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Beyond Representation: Dr. Yun Liu’s Publication Examines Inclusivity and Multiple Dimensions of Diversity Among Board Directors

While diversity has gotten much attention in recent years, less emphasis is placed on inclusion. This issue is explored in Keck Graduate Institute (KGI) Finance Professor Dr. Yun Liu‘s publication “Director diversity and inclusion: At the table but in the game?”, which recently appeared in Financial Management (FM).

The editorial team voted the article one of the best three papers in the Spring 2022 issue. It will be presented in a special session at the 2022 European FMA conference devoted to honoring the top papers on recent topics.

FM is the flagship journal of the Financial Management Association International, one of the largest professional organizations in finance academics, students, and practitioners. FM is amongst the most selective top finance journals.

The paper focuses on individuals serving as board directors who act on behalf of shareholders in monitoring and advising managers in public corporations. Many studies have investigated the presence of diverse directors on boards. Still, few examine the inclusion or the engagement, activity, and ultimate influence of an individual on the organization they serve on.

In the study—which spans from 2004 to 2019 and includes 8,758 companies across a broad range of sectors and sizes—Liu and her team examine multiple dimensions of diversity, including age, gender, ethnicity, geographic location, career experience, and skill set. They consider diversity as a within-board attribute—a director’s attribute relative to the remaining directors on a board.

“For example, if most board members are Asian females, you might want to bring in a white male,” Liu said. “They may not be considered a minority if you look at America as a whole, but this person could potentially offer a lot of fresh perspectives and additional insights for this particular board.”

One factor the paper examines is turnover rate, which impacts a director’s ability to make a long-lasting impact on the board. Additionally, it examines promotion to board leadership positions, which is correlated with the director’s overall level of influence on the board.

From the study, Liu and her team found that directors possessing greater skill diversity are more likely to be retained and promoted. Although female directors are less likely to be promoted to leadership positions, the result is insignificant to skills controls, suggesting that gender matters less once skills are accounted for.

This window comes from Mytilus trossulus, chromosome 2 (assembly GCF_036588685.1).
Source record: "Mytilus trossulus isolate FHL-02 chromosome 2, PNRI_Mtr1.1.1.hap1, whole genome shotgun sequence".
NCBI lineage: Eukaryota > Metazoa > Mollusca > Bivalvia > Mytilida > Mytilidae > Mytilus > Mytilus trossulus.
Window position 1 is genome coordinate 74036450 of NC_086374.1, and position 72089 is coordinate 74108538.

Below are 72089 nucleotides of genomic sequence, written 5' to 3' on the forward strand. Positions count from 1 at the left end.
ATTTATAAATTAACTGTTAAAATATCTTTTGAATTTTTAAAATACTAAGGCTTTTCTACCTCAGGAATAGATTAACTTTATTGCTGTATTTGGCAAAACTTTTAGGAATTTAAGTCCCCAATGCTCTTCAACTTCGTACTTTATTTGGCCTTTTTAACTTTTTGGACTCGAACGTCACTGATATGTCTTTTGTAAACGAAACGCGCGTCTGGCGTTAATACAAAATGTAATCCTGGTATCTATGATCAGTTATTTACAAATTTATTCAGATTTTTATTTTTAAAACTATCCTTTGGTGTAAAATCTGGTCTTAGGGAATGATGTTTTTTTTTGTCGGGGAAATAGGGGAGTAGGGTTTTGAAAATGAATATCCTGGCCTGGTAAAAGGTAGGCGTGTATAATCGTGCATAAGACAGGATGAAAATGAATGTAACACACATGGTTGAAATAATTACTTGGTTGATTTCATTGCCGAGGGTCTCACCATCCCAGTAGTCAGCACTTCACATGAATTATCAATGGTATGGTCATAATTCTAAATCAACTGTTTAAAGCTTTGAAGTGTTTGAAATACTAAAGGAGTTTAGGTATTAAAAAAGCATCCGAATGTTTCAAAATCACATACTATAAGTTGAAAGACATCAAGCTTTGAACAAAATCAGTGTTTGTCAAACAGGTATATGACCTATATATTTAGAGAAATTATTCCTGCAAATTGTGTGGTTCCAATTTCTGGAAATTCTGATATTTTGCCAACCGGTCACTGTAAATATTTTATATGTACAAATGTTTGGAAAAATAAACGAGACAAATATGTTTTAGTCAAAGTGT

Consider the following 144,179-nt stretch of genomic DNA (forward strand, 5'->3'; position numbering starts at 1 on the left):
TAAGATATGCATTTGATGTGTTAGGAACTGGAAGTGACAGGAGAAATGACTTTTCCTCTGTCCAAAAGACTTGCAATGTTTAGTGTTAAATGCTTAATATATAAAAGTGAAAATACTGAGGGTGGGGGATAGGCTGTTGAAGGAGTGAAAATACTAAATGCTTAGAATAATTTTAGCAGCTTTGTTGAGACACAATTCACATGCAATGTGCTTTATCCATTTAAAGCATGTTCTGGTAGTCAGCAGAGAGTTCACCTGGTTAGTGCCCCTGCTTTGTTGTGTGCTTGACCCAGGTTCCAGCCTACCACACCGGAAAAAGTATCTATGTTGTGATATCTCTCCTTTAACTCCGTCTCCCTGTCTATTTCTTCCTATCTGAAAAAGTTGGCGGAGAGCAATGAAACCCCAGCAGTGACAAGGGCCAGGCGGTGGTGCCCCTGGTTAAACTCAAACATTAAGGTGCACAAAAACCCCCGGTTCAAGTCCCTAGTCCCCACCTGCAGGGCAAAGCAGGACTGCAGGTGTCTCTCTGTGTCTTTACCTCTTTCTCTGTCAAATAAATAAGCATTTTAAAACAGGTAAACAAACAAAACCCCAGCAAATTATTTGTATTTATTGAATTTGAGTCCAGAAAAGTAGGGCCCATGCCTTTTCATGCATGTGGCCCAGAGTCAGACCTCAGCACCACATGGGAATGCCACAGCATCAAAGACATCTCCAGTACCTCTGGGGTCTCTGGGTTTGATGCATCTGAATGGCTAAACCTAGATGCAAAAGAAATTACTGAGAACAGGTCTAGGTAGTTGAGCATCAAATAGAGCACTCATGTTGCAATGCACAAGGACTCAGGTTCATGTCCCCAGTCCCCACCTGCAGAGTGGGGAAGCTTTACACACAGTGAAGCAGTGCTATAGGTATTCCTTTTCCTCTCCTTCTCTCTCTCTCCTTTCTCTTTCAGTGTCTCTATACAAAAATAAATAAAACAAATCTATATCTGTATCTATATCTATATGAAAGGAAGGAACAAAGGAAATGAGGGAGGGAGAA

Another key finding was that directors who are diverse from others on the board in terms of age and ethnicity are less likely to be promoted or retained. This finding can be explained by the “birds of a feather flock together” phenomenon in which individuals gravitate toward and experience compatibility with those who are most like themselves.

By contrast, those who are dissimilar are more likely to engage in conflict, leading to a turnover. Thus, when bringing in diverse individuals, organizations should ensure that these individuals are set up for success from the beginning.

“Once we bring someone on board, we need to create an encouraging, supportive environment,” Liu said. “It’s not enough to bring them to the table. We must help them feel included and create a sense of community, so their voices are heard, and their opinions are allowed and valued.”

Liu believes that KGI has done an excellent job honoring diversity across multiple dimensions, as reflected in the students, faculty, staff, and those in key leadership positions. This is particularly true regarding skills diversity, as demonstrated in KGI’s multidisciplinary approach.

“I am a business faculty, but I work closely with our science and engineering faculty,” Liu said. “We are not siloed. That’s something you don’t get in larger state universities. We are all trained to approach things similarly within each of these fields. But now, in the workforce with my KGI colleagues, I am learning to approach things from a different perspective.”

Moving forward, Liu encourages the KGI community to continue advocating for situation-specific, contextualized diversity and inclusivity that goes deeper than mere representation.

“Also, people can succeed in different ways,” Liu said. “I believe each of my colleagues has their own superpower.”

“We promote teamwork for our students, and we want to lead by example by playing off each other’s strengths and utilizing our diverse backgrounds and skillsets to our advantage.”

Liu commends KGI for fostering a vibrant community.

“As a minority myself, I feel cherished,” Liu said. “I am grateful to be part of this very diverse community. We are small, but we are a family that builds each other up.”